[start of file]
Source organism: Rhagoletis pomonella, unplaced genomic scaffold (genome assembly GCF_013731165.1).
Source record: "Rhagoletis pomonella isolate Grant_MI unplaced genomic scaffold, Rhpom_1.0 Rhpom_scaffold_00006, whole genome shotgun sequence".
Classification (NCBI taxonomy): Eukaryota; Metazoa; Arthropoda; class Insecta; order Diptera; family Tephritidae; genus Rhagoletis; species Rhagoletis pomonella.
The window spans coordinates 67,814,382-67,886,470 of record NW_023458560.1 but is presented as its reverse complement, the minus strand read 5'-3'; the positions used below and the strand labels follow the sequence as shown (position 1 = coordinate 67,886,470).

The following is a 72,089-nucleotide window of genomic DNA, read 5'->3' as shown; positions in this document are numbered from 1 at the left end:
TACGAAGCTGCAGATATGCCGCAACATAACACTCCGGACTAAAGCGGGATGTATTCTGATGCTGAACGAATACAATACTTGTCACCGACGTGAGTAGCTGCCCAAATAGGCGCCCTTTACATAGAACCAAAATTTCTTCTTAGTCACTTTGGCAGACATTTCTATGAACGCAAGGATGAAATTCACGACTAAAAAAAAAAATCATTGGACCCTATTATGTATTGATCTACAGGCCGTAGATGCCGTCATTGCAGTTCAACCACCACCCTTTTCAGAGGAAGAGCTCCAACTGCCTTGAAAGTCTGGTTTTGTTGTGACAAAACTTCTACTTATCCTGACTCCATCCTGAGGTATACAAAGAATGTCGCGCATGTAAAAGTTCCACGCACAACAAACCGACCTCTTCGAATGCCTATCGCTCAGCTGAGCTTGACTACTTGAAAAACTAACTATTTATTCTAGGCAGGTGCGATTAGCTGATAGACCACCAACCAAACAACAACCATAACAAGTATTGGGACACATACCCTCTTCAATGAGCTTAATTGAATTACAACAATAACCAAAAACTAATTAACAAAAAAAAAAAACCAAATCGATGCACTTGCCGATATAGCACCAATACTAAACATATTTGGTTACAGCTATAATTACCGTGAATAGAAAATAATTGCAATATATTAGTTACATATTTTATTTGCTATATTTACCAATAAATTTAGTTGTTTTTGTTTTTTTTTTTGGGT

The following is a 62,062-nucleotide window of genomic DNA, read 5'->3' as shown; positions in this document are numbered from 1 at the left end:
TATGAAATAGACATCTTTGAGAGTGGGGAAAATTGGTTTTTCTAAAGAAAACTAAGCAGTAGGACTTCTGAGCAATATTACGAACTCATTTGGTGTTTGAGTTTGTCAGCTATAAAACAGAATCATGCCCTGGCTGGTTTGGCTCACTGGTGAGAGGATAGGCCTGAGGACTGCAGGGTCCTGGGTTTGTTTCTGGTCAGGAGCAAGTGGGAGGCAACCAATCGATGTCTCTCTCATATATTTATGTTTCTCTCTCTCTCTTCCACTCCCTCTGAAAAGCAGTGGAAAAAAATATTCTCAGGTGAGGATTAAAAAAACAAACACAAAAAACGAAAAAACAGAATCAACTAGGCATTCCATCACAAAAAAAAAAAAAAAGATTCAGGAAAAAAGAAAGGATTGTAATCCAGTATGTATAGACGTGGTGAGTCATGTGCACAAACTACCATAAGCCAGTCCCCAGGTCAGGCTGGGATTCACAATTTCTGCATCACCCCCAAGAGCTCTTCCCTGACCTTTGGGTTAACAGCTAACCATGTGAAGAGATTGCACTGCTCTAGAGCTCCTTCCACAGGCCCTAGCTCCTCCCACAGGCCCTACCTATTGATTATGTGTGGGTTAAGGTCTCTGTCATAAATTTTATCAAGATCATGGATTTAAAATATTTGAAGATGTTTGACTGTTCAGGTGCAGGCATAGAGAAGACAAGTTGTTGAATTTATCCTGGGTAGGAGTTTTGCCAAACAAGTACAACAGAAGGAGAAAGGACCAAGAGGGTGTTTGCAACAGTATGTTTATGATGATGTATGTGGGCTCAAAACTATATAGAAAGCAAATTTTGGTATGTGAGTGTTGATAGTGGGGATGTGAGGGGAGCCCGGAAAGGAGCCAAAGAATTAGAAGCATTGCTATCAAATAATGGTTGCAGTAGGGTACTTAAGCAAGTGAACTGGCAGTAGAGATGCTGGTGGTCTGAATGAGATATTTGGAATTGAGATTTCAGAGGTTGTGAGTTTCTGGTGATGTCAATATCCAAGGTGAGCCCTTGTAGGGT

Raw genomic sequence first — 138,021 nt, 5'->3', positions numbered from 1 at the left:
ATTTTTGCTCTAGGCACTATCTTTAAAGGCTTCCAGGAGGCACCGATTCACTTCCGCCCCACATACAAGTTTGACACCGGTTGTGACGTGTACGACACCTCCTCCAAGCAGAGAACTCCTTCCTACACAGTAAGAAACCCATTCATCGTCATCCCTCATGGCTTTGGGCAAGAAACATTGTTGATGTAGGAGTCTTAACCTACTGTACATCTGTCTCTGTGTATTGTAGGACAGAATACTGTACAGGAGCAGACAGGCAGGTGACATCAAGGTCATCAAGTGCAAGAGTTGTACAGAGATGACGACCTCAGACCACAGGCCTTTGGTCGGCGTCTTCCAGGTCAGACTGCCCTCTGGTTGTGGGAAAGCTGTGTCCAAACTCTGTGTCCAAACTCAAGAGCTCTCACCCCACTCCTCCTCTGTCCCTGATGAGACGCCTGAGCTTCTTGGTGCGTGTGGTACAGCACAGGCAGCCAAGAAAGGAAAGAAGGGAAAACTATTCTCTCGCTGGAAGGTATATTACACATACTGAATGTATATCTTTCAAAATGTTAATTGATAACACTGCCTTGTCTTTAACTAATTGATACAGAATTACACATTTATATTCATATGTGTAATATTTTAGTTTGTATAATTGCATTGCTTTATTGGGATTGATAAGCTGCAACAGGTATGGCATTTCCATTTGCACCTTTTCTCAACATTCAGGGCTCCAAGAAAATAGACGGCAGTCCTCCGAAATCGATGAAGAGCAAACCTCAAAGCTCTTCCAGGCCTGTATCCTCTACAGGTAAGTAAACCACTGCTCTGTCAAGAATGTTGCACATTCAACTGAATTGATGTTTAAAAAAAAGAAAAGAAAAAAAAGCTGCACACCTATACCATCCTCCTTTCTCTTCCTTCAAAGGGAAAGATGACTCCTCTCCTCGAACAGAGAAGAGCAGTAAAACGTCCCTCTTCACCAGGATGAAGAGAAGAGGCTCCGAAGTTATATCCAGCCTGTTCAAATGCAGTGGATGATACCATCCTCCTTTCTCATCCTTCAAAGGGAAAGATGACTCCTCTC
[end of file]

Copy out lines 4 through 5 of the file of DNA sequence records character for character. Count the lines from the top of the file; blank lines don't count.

The window spans coordinates 67,814,382-67,886,470 of record NW_023458560.1 but is presented as its reverse complement, the minus strand read 5'-3'; the positions used below and the strand labels follow the sequence as shown (position 1 = coordinate 67,886,470).

The following is a 72,089-nucleotide window of genomic DNA, read 5'->3' as shown; positions in this document are numbered from 1 at the left end: